Every release lately, Microsoft has been turning the screws on Standard Edition users. We get less CPU power, less memory, and few (if any) new features.
According to Microsoft, if you want to use more than $500 worth of memory in your server, you have to step up to Enterprise Edition. Seriously? Standard Edition licensing costs about $2,000 per CPU core, but it can only access 64GB of memory? That’s ridiculous.
SQL Server New Features that Aren’t In Standard Edition
Take just a quick glance at the SQL Server 2014 edition feature grid and you might be shocked at what Standard Edition doesn’t allow:
- Database snapshots (a huge lifesaver when doing deployments)
- Online reindexing, parallel index operations (wouldn’t you like to use more than one core?)
- Transparent database encryption (because only enterprises store personally identifiable data or sell stuff online, right?)
- Auditing (guess only enterprises need compliance)
- Tons of BI features (because hey, your small business doesn’t have intelligence)
- Any non-deprecated high availability feature (no AlwaysOn Availability Groups – you get database mirroring, but that’s marked for death)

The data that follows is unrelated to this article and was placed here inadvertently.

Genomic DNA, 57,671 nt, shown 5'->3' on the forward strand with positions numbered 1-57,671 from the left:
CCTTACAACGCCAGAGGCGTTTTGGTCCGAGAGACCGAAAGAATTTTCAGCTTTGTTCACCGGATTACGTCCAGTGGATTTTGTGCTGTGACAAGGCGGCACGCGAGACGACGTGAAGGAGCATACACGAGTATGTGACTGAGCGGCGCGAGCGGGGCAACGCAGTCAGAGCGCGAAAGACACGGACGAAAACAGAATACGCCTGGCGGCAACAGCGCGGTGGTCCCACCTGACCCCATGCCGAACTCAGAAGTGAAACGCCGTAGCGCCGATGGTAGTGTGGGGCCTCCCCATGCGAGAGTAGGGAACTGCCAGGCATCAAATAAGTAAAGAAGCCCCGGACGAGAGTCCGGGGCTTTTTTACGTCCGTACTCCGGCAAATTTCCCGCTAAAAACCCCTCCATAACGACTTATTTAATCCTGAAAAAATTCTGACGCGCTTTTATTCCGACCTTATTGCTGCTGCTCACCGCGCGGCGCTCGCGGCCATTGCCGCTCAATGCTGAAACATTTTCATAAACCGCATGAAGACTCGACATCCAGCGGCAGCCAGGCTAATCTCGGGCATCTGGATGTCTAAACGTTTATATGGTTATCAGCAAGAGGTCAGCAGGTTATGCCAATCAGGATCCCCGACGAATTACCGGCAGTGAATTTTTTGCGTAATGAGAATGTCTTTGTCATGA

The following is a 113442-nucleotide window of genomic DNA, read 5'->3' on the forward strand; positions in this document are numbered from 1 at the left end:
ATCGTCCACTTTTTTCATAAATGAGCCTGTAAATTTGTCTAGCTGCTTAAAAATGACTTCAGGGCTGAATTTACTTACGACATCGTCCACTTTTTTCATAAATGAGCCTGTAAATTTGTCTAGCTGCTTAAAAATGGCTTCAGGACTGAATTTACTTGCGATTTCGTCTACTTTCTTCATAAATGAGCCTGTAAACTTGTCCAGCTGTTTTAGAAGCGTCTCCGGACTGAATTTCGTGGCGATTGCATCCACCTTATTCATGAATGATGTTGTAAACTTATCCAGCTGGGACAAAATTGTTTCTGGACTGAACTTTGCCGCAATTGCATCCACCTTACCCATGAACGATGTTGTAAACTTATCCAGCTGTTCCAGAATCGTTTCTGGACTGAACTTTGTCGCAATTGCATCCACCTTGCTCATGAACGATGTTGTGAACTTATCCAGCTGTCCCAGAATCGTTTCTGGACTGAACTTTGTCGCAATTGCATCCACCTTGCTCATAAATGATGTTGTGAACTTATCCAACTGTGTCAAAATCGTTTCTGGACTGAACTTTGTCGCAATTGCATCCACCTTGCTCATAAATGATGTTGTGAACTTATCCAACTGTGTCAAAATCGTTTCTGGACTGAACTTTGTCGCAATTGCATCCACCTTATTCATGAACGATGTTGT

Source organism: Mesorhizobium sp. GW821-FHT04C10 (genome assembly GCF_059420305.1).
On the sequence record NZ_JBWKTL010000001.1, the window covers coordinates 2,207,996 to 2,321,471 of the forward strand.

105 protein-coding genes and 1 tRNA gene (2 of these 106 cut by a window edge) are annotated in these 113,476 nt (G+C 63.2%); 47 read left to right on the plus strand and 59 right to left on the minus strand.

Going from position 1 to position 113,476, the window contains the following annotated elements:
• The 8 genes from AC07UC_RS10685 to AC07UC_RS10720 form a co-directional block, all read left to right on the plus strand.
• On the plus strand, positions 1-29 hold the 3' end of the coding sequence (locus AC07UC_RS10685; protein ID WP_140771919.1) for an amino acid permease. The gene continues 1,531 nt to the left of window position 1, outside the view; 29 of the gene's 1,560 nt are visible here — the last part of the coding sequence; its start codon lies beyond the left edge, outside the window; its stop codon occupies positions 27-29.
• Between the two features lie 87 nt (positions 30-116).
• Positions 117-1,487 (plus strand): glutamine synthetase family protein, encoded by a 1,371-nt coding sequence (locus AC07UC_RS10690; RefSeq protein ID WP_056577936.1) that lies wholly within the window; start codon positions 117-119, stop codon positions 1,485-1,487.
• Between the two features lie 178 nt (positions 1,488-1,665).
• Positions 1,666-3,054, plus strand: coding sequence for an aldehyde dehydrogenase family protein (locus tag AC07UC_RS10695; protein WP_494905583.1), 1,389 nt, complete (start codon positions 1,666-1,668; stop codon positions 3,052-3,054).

Will We Get New Pricing and Licensing by the Release Date?
Every now and then, I hear managers and DBAs react with shock about how limited Standard is, and how much Enterprise Edition costs – $7,000 per CPU core.
Sometimes they even say, “That’s ludicrous! If I was Microsoft, there’s no way I would do it that way. And we’ve got really savvy developers – I bet we could even write a database engine that could do most of what we need.”
Okay, big shot. Time to put your money where your mouth is.
The world is full of open source databases that are really good. You’re not the only ones frustrated with what Microsoft’s done to SQL Server licensing, and there’s vibrant developer communities hard at work building and improving database servers.
What’s that, you say? You’re too busy? You’d rather keep paying support on your current SQL Server, and keep working on incremental performance improvements to your code and indexes?
Yep, that’s what I thought.
Microsoft won’t change its tack on SQL Server licensing until you start leaving. Therefore, I need you to stop using SQL Server so they’ll start making it better. You know, for me.
Download the SQL Server 2014 Trial for Free
If you’d like to play with Hekaton, clustered column store indexes, or the other new features in 2014, now’s your chance. You can download the trial edition for free, but just keep in mind that we have absolutely no idea what features will be included in each edition when the release date comes.